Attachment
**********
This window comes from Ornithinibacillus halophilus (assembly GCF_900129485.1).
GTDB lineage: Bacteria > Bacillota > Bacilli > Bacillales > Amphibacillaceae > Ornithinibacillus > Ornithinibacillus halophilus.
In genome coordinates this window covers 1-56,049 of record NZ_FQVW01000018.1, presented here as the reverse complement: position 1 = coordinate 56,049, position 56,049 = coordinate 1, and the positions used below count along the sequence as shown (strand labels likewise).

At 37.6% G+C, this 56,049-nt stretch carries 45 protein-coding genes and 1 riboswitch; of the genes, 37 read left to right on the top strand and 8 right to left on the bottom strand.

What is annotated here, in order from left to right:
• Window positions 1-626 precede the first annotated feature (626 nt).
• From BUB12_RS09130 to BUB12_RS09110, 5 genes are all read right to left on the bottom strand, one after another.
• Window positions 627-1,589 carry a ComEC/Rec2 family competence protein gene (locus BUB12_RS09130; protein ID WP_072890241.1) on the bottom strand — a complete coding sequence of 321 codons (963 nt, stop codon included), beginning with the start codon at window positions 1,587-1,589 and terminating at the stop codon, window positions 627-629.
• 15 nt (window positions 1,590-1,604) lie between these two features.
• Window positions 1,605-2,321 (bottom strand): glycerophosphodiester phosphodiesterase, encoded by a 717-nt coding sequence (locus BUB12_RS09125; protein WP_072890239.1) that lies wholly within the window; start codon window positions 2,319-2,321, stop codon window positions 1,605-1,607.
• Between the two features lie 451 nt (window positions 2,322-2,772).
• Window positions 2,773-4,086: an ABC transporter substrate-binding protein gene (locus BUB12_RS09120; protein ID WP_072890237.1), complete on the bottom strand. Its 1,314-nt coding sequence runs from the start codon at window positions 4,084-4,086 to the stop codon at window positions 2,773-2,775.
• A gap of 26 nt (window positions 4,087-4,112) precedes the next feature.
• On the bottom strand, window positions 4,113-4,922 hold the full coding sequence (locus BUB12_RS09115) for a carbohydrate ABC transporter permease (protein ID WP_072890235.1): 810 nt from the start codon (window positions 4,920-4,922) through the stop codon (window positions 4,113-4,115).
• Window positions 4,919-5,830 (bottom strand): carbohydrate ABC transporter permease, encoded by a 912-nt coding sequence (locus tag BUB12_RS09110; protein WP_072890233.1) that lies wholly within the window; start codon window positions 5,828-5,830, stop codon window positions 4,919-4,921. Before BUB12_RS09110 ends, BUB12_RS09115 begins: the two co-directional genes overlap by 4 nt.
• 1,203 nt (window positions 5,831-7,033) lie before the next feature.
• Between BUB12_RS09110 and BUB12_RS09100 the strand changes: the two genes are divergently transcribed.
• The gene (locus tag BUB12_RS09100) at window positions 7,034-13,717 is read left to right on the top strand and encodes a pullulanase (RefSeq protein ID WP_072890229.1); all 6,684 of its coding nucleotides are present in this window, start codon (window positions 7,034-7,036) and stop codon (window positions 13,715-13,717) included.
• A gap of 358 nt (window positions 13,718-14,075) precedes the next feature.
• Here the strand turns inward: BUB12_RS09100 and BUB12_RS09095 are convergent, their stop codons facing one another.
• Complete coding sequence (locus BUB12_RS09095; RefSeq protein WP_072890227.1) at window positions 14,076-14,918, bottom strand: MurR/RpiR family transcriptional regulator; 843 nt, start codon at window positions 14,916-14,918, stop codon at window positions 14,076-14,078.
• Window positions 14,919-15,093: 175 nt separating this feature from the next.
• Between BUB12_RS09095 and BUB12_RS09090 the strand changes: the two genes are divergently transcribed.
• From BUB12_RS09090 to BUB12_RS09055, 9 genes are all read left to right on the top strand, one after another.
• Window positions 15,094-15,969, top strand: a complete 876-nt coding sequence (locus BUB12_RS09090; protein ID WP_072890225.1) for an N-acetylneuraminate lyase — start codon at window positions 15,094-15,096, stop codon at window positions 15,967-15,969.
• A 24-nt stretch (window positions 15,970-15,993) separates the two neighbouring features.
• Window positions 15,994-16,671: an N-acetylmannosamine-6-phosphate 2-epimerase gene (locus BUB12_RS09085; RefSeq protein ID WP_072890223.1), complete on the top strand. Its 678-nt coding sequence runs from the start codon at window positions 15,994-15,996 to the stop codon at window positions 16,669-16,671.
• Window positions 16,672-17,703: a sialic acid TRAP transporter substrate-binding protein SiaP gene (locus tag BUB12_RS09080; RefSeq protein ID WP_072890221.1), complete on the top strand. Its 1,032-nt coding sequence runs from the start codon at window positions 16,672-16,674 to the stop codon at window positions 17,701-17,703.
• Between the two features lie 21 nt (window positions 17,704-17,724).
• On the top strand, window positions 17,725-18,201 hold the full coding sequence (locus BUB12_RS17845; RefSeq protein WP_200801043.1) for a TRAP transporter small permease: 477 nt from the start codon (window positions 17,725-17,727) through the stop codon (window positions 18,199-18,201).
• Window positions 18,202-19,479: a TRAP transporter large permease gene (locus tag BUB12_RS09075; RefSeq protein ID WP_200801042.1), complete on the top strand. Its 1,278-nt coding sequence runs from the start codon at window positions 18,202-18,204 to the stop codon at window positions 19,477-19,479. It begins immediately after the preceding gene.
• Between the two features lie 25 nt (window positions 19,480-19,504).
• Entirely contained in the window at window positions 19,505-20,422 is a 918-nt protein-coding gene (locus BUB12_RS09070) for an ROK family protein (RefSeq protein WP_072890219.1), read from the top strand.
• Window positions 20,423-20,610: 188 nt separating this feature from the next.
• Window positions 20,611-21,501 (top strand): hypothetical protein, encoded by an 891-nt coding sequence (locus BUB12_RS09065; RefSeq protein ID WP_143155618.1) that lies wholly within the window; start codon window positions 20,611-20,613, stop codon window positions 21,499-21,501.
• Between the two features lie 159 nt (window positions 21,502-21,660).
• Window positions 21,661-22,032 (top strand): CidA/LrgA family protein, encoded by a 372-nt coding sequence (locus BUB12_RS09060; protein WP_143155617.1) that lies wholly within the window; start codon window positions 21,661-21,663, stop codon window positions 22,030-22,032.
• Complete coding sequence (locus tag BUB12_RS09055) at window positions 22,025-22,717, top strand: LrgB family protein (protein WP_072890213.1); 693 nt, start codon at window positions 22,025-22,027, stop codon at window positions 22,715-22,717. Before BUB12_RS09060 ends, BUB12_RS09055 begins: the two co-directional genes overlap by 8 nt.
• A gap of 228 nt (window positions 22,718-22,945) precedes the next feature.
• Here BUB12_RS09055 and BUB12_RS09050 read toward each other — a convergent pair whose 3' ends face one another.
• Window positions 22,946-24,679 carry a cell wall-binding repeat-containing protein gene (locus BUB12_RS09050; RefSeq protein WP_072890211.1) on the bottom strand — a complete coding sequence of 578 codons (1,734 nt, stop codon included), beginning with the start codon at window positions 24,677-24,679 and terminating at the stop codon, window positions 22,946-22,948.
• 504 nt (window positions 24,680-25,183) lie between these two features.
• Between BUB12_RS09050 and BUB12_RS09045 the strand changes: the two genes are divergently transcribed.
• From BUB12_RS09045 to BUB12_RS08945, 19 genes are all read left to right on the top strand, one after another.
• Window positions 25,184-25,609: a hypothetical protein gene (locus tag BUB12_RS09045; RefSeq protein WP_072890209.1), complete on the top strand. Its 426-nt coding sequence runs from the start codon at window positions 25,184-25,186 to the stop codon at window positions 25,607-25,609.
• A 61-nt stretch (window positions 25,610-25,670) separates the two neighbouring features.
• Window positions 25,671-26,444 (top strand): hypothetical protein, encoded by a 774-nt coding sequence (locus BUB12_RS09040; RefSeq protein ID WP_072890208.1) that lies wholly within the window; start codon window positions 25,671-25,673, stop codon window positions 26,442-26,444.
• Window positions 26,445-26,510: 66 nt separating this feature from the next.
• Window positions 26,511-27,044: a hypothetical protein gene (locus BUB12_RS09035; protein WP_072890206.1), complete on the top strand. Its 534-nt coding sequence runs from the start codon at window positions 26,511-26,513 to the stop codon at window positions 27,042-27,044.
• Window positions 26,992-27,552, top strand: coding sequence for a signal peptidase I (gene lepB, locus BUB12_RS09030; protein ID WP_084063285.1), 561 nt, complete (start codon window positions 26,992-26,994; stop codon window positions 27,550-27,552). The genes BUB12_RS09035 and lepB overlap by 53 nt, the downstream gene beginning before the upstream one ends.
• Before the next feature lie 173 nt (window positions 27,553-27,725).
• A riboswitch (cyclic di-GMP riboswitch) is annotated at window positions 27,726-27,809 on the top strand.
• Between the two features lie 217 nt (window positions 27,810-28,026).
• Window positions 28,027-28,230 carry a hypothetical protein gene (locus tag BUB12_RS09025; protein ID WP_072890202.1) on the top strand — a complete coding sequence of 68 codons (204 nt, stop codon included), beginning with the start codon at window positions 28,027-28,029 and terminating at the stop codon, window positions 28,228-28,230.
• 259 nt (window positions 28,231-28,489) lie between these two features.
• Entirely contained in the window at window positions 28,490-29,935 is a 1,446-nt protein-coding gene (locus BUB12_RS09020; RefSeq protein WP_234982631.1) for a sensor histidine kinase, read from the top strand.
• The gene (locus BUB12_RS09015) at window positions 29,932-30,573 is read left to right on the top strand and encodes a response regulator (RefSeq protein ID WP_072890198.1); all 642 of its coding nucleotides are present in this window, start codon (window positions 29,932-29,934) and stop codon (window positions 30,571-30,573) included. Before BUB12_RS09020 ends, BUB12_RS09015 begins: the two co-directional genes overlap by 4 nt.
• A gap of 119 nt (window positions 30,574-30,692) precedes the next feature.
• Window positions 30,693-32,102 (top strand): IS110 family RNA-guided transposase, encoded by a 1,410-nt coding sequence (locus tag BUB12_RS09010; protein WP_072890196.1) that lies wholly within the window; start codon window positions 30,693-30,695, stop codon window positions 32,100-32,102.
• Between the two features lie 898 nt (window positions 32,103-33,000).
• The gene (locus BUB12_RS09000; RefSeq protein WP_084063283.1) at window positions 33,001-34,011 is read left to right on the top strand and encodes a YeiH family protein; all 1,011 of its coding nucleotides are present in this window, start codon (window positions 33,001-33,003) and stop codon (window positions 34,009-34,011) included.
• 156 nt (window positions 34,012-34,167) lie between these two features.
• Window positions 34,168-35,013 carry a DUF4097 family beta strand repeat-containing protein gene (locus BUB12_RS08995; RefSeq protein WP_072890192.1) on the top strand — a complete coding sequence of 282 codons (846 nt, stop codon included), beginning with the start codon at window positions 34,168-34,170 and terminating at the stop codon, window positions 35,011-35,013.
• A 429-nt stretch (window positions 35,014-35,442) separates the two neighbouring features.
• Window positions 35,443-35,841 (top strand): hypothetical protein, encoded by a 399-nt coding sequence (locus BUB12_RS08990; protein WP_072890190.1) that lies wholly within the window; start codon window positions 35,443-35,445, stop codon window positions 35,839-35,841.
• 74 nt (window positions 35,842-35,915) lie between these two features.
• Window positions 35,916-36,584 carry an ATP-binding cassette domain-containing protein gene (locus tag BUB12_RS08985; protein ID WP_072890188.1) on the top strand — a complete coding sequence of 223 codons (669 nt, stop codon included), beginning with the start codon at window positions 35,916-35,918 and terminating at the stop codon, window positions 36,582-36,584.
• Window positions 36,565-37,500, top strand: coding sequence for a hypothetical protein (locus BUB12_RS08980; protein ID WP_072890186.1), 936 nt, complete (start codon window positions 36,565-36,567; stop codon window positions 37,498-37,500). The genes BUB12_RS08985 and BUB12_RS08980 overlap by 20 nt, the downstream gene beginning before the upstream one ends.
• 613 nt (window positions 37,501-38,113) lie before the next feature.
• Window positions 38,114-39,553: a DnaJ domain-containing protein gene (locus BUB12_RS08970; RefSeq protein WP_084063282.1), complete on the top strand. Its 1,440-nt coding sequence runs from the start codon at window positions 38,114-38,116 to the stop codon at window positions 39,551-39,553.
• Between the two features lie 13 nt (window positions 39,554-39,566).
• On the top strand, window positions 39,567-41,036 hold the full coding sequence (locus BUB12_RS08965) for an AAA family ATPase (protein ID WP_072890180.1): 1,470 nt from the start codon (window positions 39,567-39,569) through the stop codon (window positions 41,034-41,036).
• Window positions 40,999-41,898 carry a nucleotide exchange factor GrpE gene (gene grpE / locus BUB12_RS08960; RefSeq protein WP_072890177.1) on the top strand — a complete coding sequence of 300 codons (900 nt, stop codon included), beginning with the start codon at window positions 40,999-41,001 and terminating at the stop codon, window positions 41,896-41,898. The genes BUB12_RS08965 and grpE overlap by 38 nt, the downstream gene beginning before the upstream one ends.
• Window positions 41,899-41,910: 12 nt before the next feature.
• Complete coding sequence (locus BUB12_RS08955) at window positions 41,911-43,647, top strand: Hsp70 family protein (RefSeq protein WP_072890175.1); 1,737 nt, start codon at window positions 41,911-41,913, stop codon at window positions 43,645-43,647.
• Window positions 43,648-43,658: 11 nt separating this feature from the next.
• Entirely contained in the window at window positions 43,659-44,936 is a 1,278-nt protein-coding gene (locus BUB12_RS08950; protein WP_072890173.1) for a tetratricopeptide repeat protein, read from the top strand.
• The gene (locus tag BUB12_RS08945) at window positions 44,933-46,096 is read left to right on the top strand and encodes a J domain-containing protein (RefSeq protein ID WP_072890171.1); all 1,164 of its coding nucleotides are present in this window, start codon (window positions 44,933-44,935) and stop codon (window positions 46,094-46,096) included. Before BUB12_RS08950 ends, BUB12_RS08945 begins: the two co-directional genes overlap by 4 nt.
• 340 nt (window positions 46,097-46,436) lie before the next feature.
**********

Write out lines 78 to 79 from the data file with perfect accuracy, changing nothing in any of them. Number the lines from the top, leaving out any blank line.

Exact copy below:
• The gene (locus tag BUB12_RS08945) at window positions 44,933-46,096 is read left to right on the top strand and encodes a J domain-containing protein (RefSeq protein ID WP_072890171.1); all 1,164 of its coding nucleotides are present in this window, start codon (window positions 44,933-44,935) and stop codon (window positions 46,094-46,096) included. Before BUB12_RS08950 ends, BUB12_RS08945 begins: the two co-directional genes overlap by 4 nt.
• 340 nt (window positions 46,097-46,436) lie before the next feature.